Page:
A new study put out by the Pew Internet and American Life Project describes the skyrocketing rate at which teens are texting. Over half of teens send 50+ texts a day, or 1,500 messages each month; one in three sends over 100 texts per day. Girls ages 14-17 text the most, and girls on average are sending 80 texts each day, compared to boys' 30. What freaks me out, though, is that apparently, teens are texting more than they're actually talking. Which, besides being a futuristic health liability, could impede on social skills needed later in life.
When it comes to girls vs. boys, the results don't surprise me; girls tend to be more social anyhow (I'm having flashbacks to the long pauses of silence I experienced when talking to my boyfriend on the phone as a 16-year-old) and likely have more to talk about with their friends. I witnessed this firsthand when visiting a friend's parents and watched as her 15-year-old sister texted back and forth with her boyfriend. While both of them often traded one-word answers, he'd reply with "yup" and "um" more often than she would (at least now we know how they have enough to say to fill upward of 50 texts per day).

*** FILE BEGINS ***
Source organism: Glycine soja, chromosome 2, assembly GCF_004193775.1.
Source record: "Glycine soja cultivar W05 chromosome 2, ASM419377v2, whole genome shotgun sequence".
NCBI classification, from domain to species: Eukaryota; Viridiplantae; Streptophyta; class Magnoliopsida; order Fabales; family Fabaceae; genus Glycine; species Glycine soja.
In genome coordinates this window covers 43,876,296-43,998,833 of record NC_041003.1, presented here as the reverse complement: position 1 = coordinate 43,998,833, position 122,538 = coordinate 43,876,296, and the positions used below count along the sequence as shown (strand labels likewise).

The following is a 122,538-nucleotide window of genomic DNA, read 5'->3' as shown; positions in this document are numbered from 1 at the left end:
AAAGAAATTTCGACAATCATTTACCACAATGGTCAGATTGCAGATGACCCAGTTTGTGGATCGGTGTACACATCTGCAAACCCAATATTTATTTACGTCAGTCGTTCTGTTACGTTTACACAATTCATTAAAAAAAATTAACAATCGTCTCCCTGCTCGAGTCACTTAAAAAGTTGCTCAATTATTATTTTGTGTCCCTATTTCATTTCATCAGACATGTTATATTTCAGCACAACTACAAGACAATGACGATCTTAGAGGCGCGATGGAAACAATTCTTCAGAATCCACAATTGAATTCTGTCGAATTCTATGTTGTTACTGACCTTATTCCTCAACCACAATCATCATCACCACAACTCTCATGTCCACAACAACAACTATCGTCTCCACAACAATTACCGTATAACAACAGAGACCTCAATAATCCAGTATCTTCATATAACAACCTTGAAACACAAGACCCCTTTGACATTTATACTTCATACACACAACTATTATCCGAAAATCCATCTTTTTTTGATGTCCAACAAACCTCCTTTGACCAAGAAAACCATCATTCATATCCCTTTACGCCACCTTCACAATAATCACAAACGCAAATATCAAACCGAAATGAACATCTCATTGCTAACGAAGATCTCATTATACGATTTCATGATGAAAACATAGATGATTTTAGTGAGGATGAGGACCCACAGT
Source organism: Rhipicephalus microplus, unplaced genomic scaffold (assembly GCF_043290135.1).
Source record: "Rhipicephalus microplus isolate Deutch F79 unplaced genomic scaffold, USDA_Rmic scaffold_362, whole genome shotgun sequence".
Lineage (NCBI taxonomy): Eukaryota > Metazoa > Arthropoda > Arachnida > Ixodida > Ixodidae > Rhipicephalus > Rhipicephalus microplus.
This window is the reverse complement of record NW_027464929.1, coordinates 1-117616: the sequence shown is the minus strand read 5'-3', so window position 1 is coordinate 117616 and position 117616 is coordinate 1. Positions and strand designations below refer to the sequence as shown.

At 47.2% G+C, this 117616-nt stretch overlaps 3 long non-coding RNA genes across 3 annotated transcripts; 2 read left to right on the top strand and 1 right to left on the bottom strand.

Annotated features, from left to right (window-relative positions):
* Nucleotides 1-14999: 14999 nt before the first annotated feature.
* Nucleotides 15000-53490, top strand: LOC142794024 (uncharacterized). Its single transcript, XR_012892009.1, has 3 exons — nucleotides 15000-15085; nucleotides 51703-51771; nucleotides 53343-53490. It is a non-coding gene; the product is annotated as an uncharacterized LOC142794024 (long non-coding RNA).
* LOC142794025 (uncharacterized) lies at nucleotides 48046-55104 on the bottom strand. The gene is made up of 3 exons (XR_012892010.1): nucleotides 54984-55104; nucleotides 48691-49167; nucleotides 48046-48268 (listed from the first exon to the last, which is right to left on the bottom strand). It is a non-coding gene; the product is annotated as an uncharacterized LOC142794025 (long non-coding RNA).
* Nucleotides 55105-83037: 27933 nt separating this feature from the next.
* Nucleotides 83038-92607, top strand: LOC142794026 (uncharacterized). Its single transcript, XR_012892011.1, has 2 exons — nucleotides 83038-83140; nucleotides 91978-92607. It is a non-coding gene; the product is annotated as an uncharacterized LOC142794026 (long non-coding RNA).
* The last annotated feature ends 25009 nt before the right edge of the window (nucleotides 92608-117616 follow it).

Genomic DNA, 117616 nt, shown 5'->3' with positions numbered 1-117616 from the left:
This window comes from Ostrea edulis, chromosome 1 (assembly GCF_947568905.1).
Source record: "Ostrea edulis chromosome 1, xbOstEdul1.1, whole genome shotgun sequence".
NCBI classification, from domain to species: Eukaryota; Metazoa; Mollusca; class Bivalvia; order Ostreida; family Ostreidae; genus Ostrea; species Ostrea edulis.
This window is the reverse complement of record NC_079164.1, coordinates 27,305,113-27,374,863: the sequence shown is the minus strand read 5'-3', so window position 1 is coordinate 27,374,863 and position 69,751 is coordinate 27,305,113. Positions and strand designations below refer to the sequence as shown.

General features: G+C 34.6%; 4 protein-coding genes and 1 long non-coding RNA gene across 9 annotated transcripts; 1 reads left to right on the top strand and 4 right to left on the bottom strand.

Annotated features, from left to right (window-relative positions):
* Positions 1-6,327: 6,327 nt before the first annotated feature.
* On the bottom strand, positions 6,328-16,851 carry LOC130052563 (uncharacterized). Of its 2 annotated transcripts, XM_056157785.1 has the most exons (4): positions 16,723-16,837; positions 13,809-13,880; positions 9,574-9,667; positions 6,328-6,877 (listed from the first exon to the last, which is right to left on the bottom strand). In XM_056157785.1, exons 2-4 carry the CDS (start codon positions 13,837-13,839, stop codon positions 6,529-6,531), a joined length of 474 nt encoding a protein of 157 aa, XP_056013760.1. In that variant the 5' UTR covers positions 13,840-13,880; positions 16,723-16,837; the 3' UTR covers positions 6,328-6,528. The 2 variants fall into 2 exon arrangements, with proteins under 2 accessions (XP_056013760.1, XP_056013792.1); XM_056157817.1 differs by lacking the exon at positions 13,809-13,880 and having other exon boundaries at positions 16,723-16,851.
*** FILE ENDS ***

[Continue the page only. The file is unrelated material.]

I go back and forth wishing that I was able to text with friends in high school and middle school, and I'm sure most teens will adjust to more adult forms of communicating as they get older (or, adult forms of communicating will adapt to them, I suppose we'll see). Does that make me sound old? I can't tell you how many times I've started a conversation on this topic with, "When I was 16 . . ."